AlUla is a timeless landscape of towering rock formations and verdant oasis in north west Saudi Arabia. People have lived and congregated here for millennia, building thriving civilisations.
Now, the region is going through a transformation of epic proportions that will protect its legacy for the future.
Shaping this change is the comprehensive Journey Through Time Masterplan, which was designed under the leadership of HRH the Crown Prince Mohammed bin Salman and the guidance of HH Prince Badr, the Saudi Minister of Culture and the Governor of the Royal Commission for AlUla (RCU).
With sustainability at its core, the developments accomplished through the Masterplan will contribute towards both the nation’s Vision 2030 program to reduce its dependence on oil and the Saudi Green Initiative to tackle climate change.
But in addition to the environmental aspects of sustainability, the designers have also scrutinised over how to make it work for the local residents.
The result is a community inclusivity directive covering diverse initiatives that will not only engage residents in protecting the heritage sites and the natural landscape but also help to uplift them and build up their skills for new jobs and careers in the future.
Using tourism to drive change
An important part of establishing low impact eco-tourism is conservation and preservation and the Masterplan has several initiatives to address this.
To engage the local community, residents of all ages are offered the opportunity to participate in archaeological visits to AlUla’s heritage sites so they can understand first hand the legacy here and what it is they’re protecting. And through the Masterplan’s Hammayah programme, residents are given the practical skills to become guardians of this legacy.
Residents are also heavily involved in the development of the tourism initiatives at AlUla. For example, the elders who lived in AlUla Old Town are being encouraged to share their stories, the recordings of which will be woven into the cultural offering at the heritage site.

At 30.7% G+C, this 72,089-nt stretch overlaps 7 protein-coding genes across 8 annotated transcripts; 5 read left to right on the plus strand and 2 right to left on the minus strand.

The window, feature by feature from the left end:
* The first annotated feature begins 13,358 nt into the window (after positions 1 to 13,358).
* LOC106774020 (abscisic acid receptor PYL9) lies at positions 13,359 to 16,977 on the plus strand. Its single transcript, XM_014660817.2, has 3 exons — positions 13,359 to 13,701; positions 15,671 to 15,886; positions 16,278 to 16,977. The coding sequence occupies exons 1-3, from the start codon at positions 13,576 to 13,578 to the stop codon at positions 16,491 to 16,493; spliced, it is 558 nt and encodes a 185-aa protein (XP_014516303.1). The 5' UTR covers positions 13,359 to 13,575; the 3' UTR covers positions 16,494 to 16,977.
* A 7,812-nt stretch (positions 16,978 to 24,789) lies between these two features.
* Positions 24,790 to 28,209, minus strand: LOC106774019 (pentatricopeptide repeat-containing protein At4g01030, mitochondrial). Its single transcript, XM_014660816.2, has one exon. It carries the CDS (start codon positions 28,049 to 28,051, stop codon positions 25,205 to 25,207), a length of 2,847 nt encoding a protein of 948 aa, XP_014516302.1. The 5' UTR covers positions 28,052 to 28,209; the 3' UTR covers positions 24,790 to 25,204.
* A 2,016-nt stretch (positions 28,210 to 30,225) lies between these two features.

Along the same vein, the AlRowah programme is training residents to become accomplished storytellers who can work as tour guides and bring the history of AlUla to life.
Connecting AlUla to the world
With tourism set to become a key driver for the local economy, a number of training facilities and initiatives are being set up in AlUla, including the Languages Institute and the Faculty of Tourism and Hotel Management.
The idea is very much to enable the residents to learn and interact with visitors and foster a cultural exchange that will help AlUla’s development on the world’s stage.
To that end, the Masterplan has also made room for a number of international scholarships where students are being sent to other countries to learn. So far, over 400 students have been sent to Australia, France, the UK, and the USA for Diplomas, Bachelors and Master’s degrees in tourism, hospitality, history, archaeology and agricultural technologies.
Another such exchange is with Ferrandi Paris, one of the leading culinary schools in France, where 24 graduates from AlUla are currently receiving their training as part of a tailored four-month course that will help them become world class chefs.
These will build the foundations on which AlUla will continue to evolve well into the future.
Fostering entrepreneurial spirit
Aside from supporting a blossoming tourism industry, there’s a concerted effort to develop a grassroots entrepreneurial spirit too.
A business incubator is being established as part of that. It will help young people develop the skills needed to create their own flourishing businesses and support them through the process.
One example of that is the Peregrina Centre, which specialises in extracting and testing oils from the peregrina plants that are native to AlUla for use in cosmetics and beauty products. Currently, all eight of its staff are from AlUla and, through their work at the Centre, have been trained in everything from manufacturing to retail.
There’s also Madrasat Addeera, the former girls-only school that’s being transformed into a hub for artists and artisans.
There, residents can attend workshops led in partnership with the London-based Prince’s Foundation and Edinburgh-based Turquoise Mountain in traditional crafts such as ceramics and palm weaving, picking up skills that could one day be used to create their own art and handicraft products.
Initiatives like these make it clear: Journey Through Time isn’t about starting afresh, it’s about borrowing the knowledge and creativity that’s always existed in AlUla and evolving it for the future. The people of AlUla need to be and are at the very heart of that change.
Learn more about AlUla and the Journey Through Time Masterplan here.